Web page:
tvet colleges learnership

tvet colleges learnership

tvet colleges learnership

tvet colleges learnership


A learnership is a learning route towards achieving a nationally recognised qualification. It is a structured learningexperience which is a combination of theoretical and workplace learning and is directed towards the achievement of a South African Qualifications Authority (SAQA) registered qualification.

A learnership is administered by a SETA and is based on a contract signed by the learner, the employer, and the training provider. Learners enrolled in a learnership program attend courses to learn about the theoretical aspects of the program and receive practical experience while working. Depending on the program, learnerships can last anywhere from one to three years.

Learnerships combine structured learning with actual experience gained while working for a company, government agency, or small enterprise. Learnerships are provided to persons who have left school, college, or other training institutes after finishing some formal education, as well as those who have been unemployed for a long period of time. You must be at least 16 years old and under the age of 35 to be eligible.

A student engaged in a learnership must complete both classroom and on-the-job training at a college or training center. This means that unemployed people can only take part in a learnership if an employer is willing to give the necessary work experience.

People entering a learnership do not have to pay anything for the programme. Learnership programmes are funded by the SETAs. Instead, all unemployed people selected for a learnership programme will receive a learner allowance by the employer. The allowance is not a salary, but is intended to cover expenses like travel and meals which a learner will have to pay while doing a learnership. The precise amount of the allowance depends on the type of learnership and the level of the qualification.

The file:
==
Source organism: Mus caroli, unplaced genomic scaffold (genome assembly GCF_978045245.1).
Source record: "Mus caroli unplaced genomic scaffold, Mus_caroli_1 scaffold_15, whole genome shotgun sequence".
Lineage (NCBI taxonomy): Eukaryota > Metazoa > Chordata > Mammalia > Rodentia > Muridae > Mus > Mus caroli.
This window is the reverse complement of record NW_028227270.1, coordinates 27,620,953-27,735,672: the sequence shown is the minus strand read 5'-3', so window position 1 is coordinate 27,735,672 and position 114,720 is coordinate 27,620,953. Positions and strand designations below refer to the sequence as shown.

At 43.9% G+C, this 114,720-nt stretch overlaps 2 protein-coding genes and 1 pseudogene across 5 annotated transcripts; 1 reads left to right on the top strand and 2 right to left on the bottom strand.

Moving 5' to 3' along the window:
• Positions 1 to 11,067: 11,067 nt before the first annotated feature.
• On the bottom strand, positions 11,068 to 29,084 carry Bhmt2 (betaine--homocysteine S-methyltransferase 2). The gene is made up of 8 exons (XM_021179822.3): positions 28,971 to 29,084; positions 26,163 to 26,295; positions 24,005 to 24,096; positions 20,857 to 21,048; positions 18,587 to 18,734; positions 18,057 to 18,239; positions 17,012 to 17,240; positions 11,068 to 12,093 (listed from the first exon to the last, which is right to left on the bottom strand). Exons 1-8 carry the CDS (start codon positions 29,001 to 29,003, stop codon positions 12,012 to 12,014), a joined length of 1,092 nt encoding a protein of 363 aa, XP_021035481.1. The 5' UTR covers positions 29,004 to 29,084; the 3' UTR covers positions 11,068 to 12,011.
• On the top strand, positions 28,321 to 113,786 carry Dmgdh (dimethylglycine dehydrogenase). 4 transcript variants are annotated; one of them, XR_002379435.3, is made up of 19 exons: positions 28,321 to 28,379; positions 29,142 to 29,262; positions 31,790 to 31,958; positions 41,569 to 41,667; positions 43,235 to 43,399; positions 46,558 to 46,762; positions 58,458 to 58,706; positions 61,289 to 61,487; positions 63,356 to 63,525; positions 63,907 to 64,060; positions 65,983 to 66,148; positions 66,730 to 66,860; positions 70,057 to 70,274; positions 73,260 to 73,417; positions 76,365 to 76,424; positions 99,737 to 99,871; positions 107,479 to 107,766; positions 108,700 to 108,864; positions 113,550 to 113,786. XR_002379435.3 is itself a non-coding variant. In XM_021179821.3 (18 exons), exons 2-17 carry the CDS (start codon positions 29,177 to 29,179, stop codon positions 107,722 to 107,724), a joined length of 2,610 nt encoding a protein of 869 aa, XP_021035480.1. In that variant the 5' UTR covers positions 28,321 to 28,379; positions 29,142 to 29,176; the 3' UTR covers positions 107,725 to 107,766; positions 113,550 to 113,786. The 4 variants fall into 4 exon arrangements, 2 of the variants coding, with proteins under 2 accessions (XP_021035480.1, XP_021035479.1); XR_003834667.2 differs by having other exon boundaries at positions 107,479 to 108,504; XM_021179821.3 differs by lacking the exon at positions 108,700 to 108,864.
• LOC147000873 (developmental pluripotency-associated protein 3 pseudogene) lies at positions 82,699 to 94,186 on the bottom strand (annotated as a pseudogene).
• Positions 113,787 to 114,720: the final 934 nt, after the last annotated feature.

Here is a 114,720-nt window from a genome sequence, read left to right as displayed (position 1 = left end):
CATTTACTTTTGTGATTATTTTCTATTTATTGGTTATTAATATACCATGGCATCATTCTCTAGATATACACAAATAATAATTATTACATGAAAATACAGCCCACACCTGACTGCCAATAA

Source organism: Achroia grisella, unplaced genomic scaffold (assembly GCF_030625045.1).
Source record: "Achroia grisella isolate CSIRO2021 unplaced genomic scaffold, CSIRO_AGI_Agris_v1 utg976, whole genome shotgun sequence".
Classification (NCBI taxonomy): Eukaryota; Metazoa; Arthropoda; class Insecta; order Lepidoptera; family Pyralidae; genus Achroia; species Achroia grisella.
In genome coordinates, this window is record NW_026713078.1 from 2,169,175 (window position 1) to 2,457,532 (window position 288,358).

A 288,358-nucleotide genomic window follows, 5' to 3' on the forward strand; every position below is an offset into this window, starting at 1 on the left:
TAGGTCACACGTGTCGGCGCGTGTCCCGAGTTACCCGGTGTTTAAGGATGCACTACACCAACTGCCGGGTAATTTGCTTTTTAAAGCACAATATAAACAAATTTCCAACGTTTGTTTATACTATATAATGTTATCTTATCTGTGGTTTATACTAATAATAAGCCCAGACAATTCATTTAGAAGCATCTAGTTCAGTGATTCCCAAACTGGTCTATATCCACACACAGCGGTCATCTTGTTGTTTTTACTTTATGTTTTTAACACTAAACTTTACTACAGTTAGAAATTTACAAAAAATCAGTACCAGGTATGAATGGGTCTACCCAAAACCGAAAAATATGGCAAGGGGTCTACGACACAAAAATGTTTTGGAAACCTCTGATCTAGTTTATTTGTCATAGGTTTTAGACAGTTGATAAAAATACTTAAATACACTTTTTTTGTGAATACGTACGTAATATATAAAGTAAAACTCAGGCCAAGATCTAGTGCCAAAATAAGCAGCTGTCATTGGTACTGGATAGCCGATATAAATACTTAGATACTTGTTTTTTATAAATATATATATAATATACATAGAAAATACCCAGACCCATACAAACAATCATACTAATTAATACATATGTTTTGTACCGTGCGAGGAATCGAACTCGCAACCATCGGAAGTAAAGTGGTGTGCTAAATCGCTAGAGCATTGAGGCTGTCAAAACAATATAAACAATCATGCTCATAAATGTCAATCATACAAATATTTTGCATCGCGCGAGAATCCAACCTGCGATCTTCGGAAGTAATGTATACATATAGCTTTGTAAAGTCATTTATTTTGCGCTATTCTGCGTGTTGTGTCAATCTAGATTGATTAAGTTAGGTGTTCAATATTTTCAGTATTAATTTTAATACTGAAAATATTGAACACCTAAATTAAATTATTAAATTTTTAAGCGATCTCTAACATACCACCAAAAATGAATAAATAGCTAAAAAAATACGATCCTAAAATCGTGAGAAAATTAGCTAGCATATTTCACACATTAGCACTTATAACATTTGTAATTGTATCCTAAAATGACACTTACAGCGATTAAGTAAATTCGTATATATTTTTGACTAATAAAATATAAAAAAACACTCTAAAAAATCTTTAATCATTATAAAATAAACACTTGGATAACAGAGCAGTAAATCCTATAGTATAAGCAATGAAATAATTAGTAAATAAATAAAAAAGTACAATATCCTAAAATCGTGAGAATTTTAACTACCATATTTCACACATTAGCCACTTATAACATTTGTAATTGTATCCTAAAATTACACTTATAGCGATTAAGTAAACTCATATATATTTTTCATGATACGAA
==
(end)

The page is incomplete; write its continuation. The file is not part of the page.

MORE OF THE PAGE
Entry Requirements

Some learnerships have entry requirements that relate directly to the field of study.

Whereas some learnerships do not require learners to meet any entry requirements, others demand from learners to have a Grade 12 certificate.

For example, you will not be able to enter a learnership in the field of financial management if you have not completed some basic training in finance. It usually takes a year to complete a learnership, but some may take 2 or more years to finish. In some instances learners could finish a learnership in a shorter time through Recognition of Prior Learning (RPL).

A Learnership qualification consists of the following components:

Fundamentals: Basic educational requirements in a leadership ā€“ usually life skills, numeracy and literacy orcommunication skills.

Core: The core skills and knowledge required for a particular qualification

Electives: Specialised areas or the application of the core skills and knowledge in defined work situations



It is important to note that if you are unemployed when the learnership begins, there is no guarantee of a job at the end.

The employer who provides you with training does not have to offer you a job. But with a qualification and work experience you will be in a better position than before to get a job. You may also want to think about studying further or starting your business. Labour centres, private employment agencies or organisations such as the National Youth Development Agency could be helpful.

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